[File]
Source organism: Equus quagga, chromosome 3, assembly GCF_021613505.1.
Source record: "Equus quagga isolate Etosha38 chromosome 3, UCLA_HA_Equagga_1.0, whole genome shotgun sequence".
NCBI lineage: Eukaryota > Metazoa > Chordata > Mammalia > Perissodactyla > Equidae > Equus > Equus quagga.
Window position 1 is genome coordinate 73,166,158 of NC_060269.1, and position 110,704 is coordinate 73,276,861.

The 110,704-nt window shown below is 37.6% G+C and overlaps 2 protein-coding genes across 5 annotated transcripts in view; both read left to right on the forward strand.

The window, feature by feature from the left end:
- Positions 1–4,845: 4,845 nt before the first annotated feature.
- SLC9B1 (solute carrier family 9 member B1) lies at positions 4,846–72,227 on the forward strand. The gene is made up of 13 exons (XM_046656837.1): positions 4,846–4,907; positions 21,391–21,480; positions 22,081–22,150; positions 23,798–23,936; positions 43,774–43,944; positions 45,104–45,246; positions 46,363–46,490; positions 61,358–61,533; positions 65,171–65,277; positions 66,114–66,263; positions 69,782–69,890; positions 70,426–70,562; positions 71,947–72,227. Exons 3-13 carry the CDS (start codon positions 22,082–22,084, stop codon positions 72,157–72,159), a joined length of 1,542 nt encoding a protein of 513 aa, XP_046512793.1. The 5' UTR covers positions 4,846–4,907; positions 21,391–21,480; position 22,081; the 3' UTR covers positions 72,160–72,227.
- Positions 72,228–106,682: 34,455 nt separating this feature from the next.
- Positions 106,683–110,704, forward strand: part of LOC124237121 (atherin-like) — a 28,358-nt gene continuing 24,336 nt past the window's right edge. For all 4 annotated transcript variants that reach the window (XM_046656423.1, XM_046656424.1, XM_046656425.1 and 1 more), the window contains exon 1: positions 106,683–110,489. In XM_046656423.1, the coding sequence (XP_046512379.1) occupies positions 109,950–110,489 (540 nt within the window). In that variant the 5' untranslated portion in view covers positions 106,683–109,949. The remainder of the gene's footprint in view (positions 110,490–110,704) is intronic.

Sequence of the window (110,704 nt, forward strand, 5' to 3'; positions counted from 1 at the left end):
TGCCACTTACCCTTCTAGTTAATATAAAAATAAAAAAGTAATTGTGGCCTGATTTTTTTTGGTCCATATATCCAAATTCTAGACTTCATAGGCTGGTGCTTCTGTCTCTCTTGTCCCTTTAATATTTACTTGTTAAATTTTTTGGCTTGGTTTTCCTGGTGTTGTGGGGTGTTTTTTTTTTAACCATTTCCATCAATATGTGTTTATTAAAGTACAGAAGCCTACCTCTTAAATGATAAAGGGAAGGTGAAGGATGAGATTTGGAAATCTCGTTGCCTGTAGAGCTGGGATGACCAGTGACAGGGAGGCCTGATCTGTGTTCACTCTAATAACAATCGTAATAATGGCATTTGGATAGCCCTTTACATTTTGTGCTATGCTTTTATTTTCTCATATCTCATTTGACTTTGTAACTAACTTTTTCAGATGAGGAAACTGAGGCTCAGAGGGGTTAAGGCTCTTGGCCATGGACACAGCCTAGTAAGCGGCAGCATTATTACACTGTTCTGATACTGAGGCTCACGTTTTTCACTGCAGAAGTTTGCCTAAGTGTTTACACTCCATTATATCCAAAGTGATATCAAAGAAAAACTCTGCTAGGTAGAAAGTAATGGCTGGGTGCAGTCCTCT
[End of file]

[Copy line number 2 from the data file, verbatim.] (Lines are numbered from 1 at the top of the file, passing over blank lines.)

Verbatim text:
Source record: "Equus quagga isolate Etosha38 chromosome 3, UCLA_HA_Equagga_1.0, whole genome shotgun sequence".